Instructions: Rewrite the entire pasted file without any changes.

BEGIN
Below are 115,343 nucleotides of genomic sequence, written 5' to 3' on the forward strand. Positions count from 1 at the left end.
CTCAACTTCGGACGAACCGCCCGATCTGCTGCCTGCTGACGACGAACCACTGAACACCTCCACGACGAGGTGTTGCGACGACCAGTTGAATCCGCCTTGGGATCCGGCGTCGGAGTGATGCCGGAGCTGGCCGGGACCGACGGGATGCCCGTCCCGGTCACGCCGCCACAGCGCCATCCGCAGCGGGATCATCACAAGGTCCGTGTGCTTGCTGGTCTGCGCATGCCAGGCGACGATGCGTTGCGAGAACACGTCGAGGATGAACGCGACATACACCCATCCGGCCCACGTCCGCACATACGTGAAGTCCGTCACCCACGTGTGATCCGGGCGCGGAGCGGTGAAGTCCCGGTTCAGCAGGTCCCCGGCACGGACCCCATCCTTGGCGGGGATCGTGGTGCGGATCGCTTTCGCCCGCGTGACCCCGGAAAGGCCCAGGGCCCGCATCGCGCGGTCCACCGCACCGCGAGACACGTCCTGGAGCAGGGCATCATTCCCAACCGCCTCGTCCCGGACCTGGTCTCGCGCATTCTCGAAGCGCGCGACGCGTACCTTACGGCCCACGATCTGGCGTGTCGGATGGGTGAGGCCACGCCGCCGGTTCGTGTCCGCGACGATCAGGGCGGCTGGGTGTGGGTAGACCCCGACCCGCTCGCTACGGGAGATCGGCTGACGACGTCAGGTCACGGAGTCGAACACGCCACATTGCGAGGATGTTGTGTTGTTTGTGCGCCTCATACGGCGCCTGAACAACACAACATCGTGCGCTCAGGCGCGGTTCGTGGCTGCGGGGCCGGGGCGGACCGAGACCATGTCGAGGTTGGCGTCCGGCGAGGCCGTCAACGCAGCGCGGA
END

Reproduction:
Below are 115,343 nucleotides of genomic sequence, written 5' to 3' on the forward strand. Positions count from 1 at the left end.
CTCAACTTCGGACGAACCGCCCGATCTGCTGCCTGCTGACGACGAACCACTGAACACCTCCACGACGAGGTGTTGCGACGACCAGTTGAATCCGCCTTGGGATCCGGCGTCGGAGTGATGCCGGAGCTGGCCGGGACCGACGGGATGCCCGTCCCGGTCACGCCGCCACAGCGCCATCCGCAGCGGGATCATCACAAGGTCCGTGTGCTTGCTGGTCTGCGCATGCCAGGCGACGATGCGTTGCGAGAACACGTCGAGGATGAACGCGACATACACCCATCCGGCCCACGTCCGCACATACGTGAAGTCCGTCACCCACGTGTGATCCGGGCGCGGAGCGGTGAAGTCCCGGTTCAGCAGGTCCCCGGCACGGACCCCATCCTTGGCGGGGATCGTGGTGCGGATCGCTTTCGCCCGCGTGACCCCGGAAAGGCCCAGGGCCCGCATCGCGCGGTCCACCGCACCGCGAGACACGTCCTGGAGCAGGGCATCATTCCCAACCGCCTCGTCCCGGACCTGGTCTCGCGCATTCTCGAAGCGCGCGACGCGTACCTTACGGCCCACGATCTGGCGTGTCGGATGGGTGAGGCCACGCCGCCGGTTCGTGTCCGCGACGATCAGGGCGGCTGGGTGTGGGTAGACCCCGACCCGCTCGCTACGGGAGATCGGCTGACGACGTCAGGTCACGGAGTCGAACACGCCACATTGCGAGGATGTTGTGTTGTTTGTGCGCCTCATACGGCGCCTGAACAACACAACATCGTGCGCTCAGGCGCGGTTCGTGGCTGCGGGGCCGGGGCGGACCGAGACCATGTCGAGGTTGGCGTCCGGCGAGGCCGTCAACGCAGCGCGGA